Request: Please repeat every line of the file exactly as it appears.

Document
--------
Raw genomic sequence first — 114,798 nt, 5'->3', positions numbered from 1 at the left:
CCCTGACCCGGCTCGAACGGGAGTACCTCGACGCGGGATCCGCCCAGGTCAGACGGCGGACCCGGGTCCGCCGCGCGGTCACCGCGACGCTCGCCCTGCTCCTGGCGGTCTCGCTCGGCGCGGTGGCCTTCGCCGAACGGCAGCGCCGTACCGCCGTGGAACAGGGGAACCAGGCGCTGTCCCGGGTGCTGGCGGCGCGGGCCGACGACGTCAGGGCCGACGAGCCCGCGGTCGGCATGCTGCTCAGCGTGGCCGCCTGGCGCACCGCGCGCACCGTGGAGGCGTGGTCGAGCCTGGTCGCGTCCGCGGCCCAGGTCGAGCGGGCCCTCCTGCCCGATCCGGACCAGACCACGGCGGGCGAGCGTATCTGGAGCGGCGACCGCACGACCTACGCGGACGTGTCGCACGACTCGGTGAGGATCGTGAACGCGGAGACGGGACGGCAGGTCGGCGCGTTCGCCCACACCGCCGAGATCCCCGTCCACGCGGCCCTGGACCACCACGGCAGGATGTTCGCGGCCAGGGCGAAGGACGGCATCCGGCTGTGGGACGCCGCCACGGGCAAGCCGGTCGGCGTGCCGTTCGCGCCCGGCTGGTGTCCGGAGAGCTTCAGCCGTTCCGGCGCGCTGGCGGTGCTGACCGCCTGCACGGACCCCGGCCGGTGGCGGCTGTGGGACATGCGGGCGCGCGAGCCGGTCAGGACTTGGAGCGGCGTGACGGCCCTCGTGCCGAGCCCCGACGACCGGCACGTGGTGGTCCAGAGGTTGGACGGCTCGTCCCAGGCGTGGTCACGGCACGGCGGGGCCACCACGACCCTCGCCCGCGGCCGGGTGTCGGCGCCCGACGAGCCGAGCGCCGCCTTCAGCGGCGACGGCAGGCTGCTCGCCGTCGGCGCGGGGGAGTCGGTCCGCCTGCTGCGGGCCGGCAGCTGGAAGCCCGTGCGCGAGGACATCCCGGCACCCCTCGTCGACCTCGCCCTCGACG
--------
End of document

Raw genomic sequence first — 114,798 nt, 5'->3', positions numbered from 1 at the left:
CCCTGACCCGGCTCGAACGGGAGTACCTCGACGCGGGATCCGCCCAGGTCAGACGGCGGACCCGGGTCCGCCGCGCGGTCACCGCGACGCTCGCCCTGCTCCTGGCGGTCTCGCTCGGCGCGGTGGCCTTCGCCGAACGGCAGCGCCGTACCGCCGTGGAACAGGGGAACCAGGCGCTGTCCCGGGTGCTGGCGGCGCGGGCCGACGACGTCAGGGCCGACGAGCCCGCGGTCGGCATGCTGCTCAGCGTGGCCGCCTGGCGCACCGCGCGCACCGTGGAGGCGTGGTCGAGCCTGGTCGCGTCCGCGGCCCAGGTCGAGCGGGCCCTCCTGCCCGATCCGGACCAGACCACGGCGGGCGAGCGTATCTGGAGCGGCGACCGCACGACCTACGCGGACGTGTCGCACGACTCGGTGAGGATCGTGAACGCGGAGACGGGACGGCAGGTCGGCGCGTTCGCCCACACCGCCGAGATCCCCGTCCACGCGGCCCTGGACCACCACGGCAGGATGTTCGCGGCCAGGGCGAAGGACGGCATCCGGCTGTGGGACGCCGCCACGGGCAAGCCGGTCGGCGTGCCGTTCGCGCCCGGCTGGTGTCCGGAGAGCTTCAGCCGTTCCGGCGCGCTGGCGGTGCTGACCGCCTGCACGGACCCCGGCCGGTGGCGGCTGTGGGACATGCGGGCGCGCGAGCCGGTCAGGACTTGGAGCGGCGTGACGGCCCTCGTGCCGAGCCCCGACGACCGGCACGTGGTGGTCCAGAGGTTGGACGGCTCGTCCCAGGCGTGGTCACGGCACGGCGGGGCCACCACGACCCTCGCCCGCGGCCGGGTGTCGGCGCCCGACGAGCCGAGCGCCGCCTTCAGCGGCGACGGCAGGCTGCTCGCCGTCGGCGCGGGGGAGTCGGTCCGCCTGCTGCGGGCCGGCAGCTGGAAGCCCGTGCGCGAGGACATCCCGGCACCCCTCGTCGACCTCGCCCTCGACG